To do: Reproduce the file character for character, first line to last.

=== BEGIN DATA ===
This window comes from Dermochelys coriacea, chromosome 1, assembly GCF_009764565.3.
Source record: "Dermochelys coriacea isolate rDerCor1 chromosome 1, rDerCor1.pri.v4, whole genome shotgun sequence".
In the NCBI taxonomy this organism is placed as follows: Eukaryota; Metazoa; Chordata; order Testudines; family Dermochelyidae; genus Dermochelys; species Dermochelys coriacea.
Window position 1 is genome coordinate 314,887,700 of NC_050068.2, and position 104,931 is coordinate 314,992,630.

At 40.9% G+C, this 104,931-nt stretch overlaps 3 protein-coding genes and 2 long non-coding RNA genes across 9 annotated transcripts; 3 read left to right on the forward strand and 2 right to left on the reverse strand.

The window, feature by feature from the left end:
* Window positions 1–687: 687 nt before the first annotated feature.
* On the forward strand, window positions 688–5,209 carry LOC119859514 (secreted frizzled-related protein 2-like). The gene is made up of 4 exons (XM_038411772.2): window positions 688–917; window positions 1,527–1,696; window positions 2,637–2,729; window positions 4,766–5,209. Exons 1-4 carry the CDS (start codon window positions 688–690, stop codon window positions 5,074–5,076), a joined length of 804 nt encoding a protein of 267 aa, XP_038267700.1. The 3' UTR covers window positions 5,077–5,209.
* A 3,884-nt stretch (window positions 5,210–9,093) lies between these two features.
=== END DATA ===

This window comes from Dermochelys coriacea, chromosome 1, assembly GCF_009764565.3.
Source record: "Dermochelys coriacea isolate rDerCor1 chromosome 1, rDerCor1.pri.v4, whole genome shotgun sequence".
In the NCBI taxonomy this organism is placed as follows: Eukaryota; Metazoa; Chordata; order Testudines; family Dermochelyidae; genus Dermochelys; species Dermochelys coriacea.
Window position 1 is genome coordinate 314,887,700 of NC_050068.2, and position 104,931 is coordinate 314,992,630.

At 40.9% G+C, this 104,931-nt stretch overlaps 3 protein-coding genes and 2 long non-coding RNA genes across 9 annotated transcripts; 3 read left to right on the forward strand and 2 right to left on the reverse strand.

The window, feature by feature from the left end:
* Window positions 1–687: 687 nt before the first annotated feature.
* On the forward strand, window positions 688–5,209 carry LOC119859514 (secreted frizzled-related protein 2-like). The gene is made up of 4 exons (XM_038411772.2): window positions 688–917; window positions 1,527–1,696; window positions 2,637–2,729; window positions 4,766–5,209. Exons 1-4 carry the CDS (start codon window positions 688–690, stop codon window positions 5,074–5,076), a joined length of 804 nt encoding a protein of 267 aa, XP_038267700.1. The 3' UTR covers window positions 5,077–5,209.
* A 3,884-nt stretch (window positions 5,210–9,093) lies between these two features.